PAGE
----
The concept of the third allows for an open space that moves away from one living at the expense of the other and into a position of shared, responsible living together – through acknowledgement and recognition. This co-created space recognises conflict and dissent and seeks to generate mutual contribution, understanding and generativity. This way, it also demands acknowledging wrongdoing and creating space for reparations. So, if we can all be more courageous and consider how our actions make the other party react, then we can re-engage our empathy for one another. 

This is the direction in which I suggest that future ethically responsible, reciprocal, and caring approaches to leadership need to turn. Leadership is best viewed as the collective work of many people in organisations. So, we need to steer away from the dominance of the heroic leader figure and to rethink leadership in ways that enable more collaborative, relational forms.  

Equally important, followers in the leader-follower dyad must be aware that if they suffocate their personal longings for recognition, they’ll extinguish all hopes for social and moral transformation in the workplace as well. Renouncing the victim position is a necessary step in the process of mutual recognition and reciprocal appreciation. It’s also the responsibility of others in organisations (non-leaders, followers, whatever) to claim their voice and value the contribution they make to the leadership relationship. Too often, we hear of followers feeling unable to speak or be recognised, thereby denying their sense of self and what they can contribute. When working in a follower role, actively speaking up and speaking out is also crucial.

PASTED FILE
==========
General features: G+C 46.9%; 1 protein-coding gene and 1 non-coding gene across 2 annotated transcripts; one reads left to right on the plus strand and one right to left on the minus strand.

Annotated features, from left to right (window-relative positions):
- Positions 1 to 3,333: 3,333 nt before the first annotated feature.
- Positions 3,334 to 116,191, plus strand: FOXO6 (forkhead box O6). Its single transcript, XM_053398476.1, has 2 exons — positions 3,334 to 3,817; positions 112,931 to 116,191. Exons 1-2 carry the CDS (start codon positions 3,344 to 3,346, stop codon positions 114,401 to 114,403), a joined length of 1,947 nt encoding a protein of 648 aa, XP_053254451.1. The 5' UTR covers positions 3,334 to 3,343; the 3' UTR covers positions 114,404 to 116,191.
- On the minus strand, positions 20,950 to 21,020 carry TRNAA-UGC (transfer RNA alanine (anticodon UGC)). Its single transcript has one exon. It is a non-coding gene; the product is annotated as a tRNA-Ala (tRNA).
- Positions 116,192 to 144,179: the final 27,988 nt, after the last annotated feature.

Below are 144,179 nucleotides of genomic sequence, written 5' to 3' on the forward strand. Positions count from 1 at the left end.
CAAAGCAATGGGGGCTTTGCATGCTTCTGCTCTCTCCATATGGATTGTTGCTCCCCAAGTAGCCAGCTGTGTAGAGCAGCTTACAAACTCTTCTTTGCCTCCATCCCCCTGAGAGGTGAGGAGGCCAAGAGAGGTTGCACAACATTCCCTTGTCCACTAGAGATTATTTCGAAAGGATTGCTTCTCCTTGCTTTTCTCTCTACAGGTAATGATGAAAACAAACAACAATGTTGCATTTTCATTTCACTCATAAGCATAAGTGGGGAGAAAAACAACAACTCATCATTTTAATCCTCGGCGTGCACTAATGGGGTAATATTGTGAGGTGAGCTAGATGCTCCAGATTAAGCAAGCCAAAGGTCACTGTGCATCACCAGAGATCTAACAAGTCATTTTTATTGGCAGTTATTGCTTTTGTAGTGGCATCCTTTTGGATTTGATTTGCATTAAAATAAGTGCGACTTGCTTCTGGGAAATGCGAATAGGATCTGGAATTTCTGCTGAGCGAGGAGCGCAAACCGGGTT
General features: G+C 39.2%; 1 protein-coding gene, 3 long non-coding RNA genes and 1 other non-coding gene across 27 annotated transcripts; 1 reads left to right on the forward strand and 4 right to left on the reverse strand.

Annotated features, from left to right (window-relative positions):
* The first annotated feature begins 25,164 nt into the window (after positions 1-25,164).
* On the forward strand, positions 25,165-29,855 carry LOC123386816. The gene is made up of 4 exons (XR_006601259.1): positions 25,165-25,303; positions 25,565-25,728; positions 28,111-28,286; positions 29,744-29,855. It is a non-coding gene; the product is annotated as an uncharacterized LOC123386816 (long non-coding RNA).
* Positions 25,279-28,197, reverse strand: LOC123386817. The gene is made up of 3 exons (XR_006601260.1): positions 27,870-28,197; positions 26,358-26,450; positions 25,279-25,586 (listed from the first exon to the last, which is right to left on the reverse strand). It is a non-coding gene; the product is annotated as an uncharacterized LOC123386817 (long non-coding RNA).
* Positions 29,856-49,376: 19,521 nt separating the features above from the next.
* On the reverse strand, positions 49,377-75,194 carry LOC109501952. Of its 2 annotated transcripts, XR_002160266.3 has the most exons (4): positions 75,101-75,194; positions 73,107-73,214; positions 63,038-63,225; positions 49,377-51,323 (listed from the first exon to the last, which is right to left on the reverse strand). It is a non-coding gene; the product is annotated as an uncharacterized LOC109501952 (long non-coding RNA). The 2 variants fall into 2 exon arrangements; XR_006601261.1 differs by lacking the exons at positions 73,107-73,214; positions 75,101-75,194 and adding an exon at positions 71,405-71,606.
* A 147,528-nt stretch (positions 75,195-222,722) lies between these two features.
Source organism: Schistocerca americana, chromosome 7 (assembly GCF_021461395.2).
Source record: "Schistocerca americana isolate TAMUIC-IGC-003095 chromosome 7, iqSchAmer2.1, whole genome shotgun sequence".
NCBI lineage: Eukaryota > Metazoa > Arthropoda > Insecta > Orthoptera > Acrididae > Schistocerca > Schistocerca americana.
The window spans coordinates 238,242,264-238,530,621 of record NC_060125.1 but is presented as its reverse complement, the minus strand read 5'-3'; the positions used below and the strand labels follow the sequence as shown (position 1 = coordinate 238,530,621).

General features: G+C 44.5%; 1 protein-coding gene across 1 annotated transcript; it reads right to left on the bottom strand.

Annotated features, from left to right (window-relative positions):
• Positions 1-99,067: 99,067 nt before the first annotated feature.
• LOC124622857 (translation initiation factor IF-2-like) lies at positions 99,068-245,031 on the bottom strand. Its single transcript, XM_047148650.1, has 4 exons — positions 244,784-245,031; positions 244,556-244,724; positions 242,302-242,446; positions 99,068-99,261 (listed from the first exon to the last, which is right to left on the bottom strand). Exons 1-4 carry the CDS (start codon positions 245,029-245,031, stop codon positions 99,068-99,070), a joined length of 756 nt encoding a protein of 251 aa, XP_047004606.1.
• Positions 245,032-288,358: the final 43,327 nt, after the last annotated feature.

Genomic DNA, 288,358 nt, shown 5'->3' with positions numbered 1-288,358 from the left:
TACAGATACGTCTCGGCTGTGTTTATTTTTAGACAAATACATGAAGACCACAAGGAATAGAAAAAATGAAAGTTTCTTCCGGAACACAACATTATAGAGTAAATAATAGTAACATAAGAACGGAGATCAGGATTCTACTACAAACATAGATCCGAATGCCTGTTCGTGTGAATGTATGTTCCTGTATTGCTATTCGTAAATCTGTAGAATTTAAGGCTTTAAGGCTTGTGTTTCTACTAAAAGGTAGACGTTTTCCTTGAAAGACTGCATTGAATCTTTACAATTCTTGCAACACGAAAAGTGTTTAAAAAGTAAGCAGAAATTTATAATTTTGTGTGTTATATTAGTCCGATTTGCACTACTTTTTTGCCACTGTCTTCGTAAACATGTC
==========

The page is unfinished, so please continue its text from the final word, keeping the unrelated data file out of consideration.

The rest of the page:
So, we really do need understandings of leadership that are more inclusive, ethical, reciprocal and contextually meaningful. We need to develop a language that can challenge prevailing assumptions and structures of privilege. As Jacinda Ardern stated during her announcement of her resignation, we need to foster kindness. 

Many catastrophes can be laid at the door of leadership, including global warming, the polarisation of poverty and wealth, unresolved conflicts and wars, racism, sexism, harassment and fear and mistrust of the other. We’ve been stuck in the rut of traditional ways of theorising, researching and practicing leadership and we need to break away from such mediocrity and challenge some of the bigger social, economic and political questions of our time. 

To conclude, I’m not suggesting that any of this will be easy, but I think many of us have positive examples where we’ve experienced something more akin to an ethics of reciprocal care in our leadership relations where mutual empathy, shared purpose and compassion is allowed to surface.